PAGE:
Sunday, September 9, 2012

Jesus, Leave Sponge Bob Alone

Went to an evening Mass this weekend. The priest talked for over 20 minutes -- mate, what are you thinking? You're a nice guy, but stop already.

When we walked in, there was a sponge, like this, in the holy water font:

Have you seen this? I've seen it at a couple places, and honestly, I can't figure out the rationale for the life of me. Is it supposed to be hygenic? Because pressing your fingers into a sponge that is brown with the dirt of a thousand fingers is much healthier than a little container of standing water?

When it comes to sacraments and sacramentals (things that are not sacraments themselves, but are nonetheless understood as ways we come to experience God's grace -- holy water being exhibit A), you want people to be exposed in as immediate and full a fashion as is possible. You don't want a middle man. You want to get out of the way and let God work his mojo.

No, the other mojo.  (But extra points if you get the reference. Yeah, baby!)

Liturgists and pastors, you really can't get much more diluted (also filthy) a sacramental than to actually dissolve holy water in a ratty sponge! Put it back in the storage closet or store it in a pineapple (again, extra points...) and let us have our moment with God!


Shelly said...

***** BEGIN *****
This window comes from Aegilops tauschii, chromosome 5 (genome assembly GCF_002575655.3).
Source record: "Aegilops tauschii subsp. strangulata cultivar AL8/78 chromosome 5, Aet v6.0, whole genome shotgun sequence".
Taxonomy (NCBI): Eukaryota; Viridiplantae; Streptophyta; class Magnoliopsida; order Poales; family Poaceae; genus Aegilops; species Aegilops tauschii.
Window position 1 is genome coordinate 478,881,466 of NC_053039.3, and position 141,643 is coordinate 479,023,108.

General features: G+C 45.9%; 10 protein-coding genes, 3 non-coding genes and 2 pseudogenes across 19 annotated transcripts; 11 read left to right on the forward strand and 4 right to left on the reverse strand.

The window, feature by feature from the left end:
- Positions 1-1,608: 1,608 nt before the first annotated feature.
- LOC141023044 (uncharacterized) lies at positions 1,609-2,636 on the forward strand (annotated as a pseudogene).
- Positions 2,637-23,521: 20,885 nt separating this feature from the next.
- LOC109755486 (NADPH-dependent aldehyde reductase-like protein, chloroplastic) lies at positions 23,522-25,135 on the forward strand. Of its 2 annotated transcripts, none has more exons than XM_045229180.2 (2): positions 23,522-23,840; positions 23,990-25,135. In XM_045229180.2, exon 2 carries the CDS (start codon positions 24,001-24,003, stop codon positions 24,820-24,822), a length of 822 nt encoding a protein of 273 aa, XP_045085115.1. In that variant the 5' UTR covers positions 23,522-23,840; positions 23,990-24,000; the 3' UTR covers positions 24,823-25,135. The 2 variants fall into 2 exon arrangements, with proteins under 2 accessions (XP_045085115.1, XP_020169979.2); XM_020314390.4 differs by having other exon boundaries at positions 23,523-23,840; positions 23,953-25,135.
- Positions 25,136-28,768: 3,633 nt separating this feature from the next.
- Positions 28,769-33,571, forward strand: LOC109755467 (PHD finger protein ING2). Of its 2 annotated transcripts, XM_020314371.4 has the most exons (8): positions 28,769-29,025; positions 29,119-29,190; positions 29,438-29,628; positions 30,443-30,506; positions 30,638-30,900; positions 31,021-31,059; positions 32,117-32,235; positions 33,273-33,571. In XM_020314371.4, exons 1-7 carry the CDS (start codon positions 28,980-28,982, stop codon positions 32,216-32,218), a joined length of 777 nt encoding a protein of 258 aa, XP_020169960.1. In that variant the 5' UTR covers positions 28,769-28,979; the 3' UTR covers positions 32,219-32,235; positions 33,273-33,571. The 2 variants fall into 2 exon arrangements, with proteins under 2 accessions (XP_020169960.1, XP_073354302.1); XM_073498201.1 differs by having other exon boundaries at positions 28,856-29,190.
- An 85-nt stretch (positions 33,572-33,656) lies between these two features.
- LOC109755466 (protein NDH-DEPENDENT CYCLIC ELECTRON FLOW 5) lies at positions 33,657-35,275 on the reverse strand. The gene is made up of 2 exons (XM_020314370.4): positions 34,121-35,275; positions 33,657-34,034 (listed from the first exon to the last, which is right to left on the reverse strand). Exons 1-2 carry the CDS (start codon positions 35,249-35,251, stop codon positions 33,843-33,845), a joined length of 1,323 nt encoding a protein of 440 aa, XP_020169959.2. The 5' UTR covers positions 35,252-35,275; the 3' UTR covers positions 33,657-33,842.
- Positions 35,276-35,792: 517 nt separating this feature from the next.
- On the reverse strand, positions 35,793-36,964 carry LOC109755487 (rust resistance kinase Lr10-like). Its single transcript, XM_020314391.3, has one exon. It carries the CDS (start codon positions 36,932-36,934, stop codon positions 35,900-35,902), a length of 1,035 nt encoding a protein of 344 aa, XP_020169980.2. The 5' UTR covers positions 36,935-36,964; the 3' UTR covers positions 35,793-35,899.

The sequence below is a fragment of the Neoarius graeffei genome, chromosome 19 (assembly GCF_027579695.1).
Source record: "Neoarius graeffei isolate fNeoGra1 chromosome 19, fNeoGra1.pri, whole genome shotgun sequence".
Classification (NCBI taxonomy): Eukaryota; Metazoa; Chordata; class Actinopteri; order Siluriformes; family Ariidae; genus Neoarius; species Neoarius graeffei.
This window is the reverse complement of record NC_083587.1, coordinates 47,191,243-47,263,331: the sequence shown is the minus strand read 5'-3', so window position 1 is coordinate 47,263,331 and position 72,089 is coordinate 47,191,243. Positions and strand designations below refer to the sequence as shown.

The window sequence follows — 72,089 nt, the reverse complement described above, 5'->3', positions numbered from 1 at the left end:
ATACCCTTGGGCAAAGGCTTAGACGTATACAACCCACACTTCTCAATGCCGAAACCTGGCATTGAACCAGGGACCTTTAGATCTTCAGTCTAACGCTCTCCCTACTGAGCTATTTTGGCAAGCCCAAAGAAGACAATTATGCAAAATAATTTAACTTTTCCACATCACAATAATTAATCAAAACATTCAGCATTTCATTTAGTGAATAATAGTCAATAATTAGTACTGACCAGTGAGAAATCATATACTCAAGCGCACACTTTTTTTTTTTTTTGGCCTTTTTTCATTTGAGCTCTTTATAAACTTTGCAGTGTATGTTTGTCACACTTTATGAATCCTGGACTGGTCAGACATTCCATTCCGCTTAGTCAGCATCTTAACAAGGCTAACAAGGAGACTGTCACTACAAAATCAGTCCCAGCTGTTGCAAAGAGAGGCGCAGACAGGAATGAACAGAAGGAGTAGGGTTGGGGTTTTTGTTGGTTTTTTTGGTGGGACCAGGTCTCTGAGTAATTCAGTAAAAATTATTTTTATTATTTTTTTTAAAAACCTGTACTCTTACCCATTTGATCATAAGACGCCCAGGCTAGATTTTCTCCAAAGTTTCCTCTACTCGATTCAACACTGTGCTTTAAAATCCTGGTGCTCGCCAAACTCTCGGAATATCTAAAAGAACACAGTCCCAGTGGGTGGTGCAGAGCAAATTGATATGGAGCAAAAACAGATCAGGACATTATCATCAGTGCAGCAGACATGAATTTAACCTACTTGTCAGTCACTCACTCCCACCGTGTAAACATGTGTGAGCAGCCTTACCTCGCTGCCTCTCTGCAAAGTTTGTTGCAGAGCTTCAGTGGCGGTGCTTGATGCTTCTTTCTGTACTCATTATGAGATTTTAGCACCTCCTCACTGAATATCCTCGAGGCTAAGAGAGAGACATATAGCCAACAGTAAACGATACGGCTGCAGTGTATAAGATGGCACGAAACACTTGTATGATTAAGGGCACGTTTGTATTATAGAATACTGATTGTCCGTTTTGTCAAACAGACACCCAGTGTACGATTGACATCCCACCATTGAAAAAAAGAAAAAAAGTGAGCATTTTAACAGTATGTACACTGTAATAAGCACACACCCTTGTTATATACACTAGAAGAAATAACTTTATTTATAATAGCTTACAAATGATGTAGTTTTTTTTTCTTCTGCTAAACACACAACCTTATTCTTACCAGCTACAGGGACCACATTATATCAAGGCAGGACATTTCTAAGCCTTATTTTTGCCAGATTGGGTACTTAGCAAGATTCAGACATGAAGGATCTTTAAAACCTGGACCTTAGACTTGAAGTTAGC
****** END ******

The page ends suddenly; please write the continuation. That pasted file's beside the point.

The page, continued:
EWWW! A sponge? Yuck! Maybe SpongeBob stole the Pastor's mojo?

Michelle said...

I've seen these and I'm with you -- no sponges, a brimming font of water, thank you -- I can see its clarity, eh?

You're not only communicating the sense that there needs to be a mediator, but there is something so parsimonious about squeezing a few drops out of a sponge, the excess immediately sucked back into the reservoir. Not a great sign of a full measure of grace, shaken down and overflowing?

Jim McDermott, S.J. said...

So true, Michelle. So true!

Carol said...

My grandmother used to use sponges in her holy water fonts at home. It makes sense to use one, I suppose, if you're a little old lady who doesn't want to put a bottle of holy water in your purse every single week after Mass, and she could go around the house and dole out a couple of teaspoons per sponge, I mean, font, every few days. It worked okay at home, but in church? The holy water tank in my church is at least ten gallons, I'd think that the sacristan wouldn't have to worry about running out!
Hmm, maybe the priest or the sacristan's grandmother did as mine did, and the grandson thought it was a good idea without knowing why. After all, at home, it's not such a big deal with your own family's germs, but a whole parish worth of questionably clean hands? Have to agree with Shelly---EEWWWW!
FWIW, my holy water font at home doesn't have a sponge in it.

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